49 pages 1 hour read



Nonfiction | Book | Adult | Published in 380

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Sections 172a-178aChapter Summaries & Analyses

Sections 172a-178a Summary

The dialogue opens in the middle of a conversation between Apollodorus and his unnamed friends. Apollodorus is recounting a conversation he had with his friend Glaucon who wanted to know about a symposium that took place at Agathon’s house, not realizing that the event took place many years earlier. Apollodorus explains that he himself was not present but heard the story from his friend Aristodemus, who was at the symposium, as he was one of Socrates’s “greatest lovers” at the time (3). Apollodorus offered to tell Glaucon the story while they walked to Athens as he heard it from Aristodemus. Apollodorus becomes briefly sidetracked in a minor quarrel with one of his friends, who reiterates his desire to hear the speeches described. Apollodorus then begins to tell the story of the symposium from Aristodemus’s perspective.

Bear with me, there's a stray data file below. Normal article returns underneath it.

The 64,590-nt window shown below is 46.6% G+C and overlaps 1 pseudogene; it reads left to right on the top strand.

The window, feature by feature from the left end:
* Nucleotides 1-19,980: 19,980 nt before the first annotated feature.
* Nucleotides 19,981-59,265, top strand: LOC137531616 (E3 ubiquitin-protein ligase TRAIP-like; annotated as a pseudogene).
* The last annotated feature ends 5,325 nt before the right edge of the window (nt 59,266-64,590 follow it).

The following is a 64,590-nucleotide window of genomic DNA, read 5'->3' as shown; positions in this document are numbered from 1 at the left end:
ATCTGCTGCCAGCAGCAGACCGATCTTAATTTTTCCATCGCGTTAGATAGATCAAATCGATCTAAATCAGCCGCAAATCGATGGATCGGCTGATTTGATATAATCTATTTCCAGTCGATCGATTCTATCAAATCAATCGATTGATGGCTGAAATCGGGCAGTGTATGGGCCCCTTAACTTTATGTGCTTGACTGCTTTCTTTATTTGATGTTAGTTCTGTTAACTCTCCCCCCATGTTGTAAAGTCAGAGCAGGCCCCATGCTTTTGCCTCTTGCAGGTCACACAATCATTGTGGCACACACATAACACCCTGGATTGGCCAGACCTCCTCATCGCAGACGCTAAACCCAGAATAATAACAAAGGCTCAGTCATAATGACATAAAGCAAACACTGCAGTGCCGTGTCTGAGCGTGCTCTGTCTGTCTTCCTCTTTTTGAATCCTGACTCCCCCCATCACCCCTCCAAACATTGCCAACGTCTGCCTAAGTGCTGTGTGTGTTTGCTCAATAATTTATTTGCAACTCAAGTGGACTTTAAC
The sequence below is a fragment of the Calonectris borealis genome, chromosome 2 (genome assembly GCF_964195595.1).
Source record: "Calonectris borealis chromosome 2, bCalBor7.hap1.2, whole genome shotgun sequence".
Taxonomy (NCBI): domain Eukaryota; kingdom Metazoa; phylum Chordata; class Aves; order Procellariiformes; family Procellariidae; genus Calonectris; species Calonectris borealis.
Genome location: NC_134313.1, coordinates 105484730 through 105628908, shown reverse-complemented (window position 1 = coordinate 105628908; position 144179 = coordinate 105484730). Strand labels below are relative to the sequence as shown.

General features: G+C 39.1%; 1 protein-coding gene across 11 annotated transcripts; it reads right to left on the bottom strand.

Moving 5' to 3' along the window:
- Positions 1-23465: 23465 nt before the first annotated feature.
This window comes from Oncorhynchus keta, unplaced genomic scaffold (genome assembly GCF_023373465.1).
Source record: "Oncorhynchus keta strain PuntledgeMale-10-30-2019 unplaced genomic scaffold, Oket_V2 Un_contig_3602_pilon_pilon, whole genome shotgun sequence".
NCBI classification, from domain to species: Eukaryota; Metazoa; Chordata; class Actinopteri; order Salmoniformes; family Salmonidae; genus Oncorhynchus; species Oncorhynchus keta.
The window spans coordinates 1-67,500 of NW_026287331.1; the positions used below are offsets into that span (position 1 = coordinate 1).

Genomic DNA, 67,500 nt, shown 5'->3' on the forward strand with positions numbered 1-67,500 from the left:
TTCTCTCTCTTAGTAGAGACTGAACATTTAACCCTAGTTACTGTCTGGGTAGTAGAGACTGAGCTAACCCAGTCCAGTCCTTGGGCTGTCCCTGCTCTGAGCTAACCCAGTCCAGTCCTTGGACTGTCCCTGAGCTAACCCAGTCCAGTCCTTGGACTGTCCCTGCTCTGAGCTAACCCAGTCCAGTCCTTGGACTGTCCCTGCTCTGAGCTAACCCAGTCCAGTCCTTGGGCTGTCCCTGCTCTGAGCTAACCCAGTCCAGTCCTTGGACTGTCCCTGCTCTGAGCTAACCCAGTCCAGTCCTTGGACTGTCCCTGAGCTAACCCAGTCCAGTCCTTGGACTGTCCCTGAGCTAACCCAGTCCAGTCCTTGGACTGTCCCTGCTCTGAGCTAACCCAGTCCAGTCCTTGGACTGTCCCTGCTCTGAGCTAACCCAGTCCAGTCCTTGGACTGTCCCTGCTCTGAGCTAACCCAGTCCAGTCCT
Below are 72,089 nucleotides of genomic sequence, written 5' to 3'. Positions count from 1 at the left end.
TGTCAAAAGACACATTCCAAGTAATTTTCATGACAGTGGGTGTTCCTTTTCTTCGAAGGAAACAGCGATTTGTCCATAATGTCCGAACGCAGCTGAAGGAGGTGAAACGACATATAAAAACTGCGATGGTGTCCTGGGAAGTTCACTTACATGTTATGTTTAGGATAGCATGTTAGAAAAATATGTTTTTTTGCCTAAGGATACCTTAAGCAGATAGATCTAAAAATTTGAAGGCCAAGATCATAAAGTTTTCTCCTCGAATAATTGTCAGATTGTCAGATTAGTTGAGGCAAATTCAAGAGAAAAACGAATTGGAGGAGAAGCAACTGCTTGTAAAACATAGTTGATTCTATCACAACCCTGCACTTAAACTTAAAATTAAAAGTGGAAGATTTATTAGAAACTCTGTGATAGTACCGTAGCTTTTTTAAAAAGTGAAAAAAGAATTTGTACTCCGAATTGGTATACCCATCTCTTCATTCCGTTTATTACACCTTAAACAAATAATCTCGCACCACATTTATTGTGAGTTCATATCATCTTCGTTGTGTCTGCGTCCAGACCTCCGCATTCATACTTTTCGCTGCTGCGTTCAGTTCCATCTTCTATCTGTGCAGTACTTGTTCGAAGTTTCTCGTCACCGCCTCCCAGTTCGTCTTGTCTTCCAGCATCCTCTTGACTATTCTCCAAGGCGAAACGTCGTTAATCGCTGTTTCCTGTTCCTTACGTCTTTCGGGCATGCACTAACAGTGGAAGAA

Aristodemus encounters Socrates one evening “smartened up” to attend a symposium at the home of the tragedian Agathon, whose play won first place at a festival the previous day (5). Aristodemus was not invited, but Socrates encourages him to come along, citing Homer as a precedent. They set off together, but Socrates becomes distracted by his thoughts, and Aristodemus goes on ahead of him.